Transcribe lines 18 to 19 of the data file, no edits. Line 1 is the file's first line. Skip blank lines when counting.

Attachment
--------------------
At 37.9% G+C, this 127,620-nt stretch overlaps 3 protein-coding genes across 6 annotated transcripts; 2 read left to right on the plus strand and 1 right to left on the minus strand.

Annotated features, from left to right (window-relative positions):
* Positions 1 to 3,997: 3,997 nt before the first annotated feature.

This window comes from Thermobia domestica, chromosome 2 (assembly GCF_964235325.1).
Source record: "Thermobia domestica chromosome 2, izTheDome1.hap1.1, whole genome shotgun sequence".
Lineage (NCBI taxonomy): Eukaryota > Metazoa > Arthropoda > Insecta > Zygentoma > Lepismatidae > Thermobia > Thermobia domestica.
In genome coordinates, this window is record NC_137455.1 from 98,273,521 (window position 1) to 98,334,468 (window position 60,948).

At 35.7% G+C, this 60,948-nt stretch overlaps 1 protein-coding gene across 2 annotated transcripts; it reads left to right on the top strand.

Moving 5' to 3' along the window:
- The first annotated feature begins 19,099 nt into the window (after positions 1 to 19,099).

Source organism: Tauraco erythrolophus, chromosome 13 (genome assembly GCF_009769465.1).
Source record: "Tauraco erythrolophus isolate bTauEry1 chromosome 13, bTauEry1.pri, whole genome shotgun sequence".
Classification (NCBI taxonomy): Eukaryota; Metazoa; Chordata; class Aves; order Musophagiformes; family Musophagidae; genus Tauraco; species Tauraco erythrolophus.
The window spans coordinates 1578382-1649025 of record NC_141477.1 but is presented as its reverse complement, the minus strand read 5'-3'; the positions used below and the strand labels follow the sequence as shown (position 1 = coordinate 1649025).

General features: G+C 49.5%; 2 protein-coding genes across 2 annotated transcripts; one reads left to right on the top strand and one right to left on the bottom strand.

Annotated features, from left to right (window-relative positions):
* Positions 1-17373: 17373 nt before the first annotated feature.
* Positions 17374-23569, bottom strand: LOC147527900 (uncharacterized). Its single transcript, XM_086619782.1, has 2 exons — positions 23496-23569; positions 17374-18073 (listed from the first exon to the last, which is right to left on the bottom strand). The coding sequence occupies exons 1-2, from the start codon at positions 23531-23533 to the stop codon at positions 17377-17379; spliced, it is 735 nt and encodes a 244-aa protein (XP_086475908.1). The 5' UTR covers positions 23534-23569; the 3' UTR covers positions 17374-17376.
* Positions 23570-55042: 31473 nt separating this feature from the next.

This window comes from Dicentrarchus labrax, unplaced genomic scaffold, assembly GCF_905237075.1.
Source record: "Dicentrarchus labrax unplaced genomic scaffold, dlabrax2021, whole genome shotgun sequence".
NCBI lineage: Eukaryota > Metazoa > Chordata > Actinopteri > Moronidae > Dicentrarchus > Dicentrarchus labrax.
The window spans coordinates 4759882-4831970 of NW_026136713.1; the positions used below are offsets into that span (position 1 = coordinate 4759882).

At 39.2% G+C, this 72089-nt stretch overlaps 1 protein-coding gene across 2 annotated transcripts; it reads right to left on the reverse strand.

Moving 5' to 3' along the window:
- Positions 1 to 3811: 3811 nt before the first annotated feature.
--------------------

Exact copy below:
* Positions 17374-23569, bottom strand: LOC147527900 (uncharacterized). Its single transcript, XM_086619782.1, has 2 exons — positions 23496-23569; positions 17374-18073 (listed from the first exon to the last, which is right to left on the bottom strand). The coding sequence occupies exons 1-2, from the start codon at positions 23531-23533 to the stop codon at positions 17377-17379; spliced, it is 735 nt and encodes a 244-aa protein (XP_086475908.1). The 5' UTR covers positions 23534-23569; the 3' UTR covers positions 17374-17376.
* Positions 23570-55042: 31473 nt separating this feature from the next.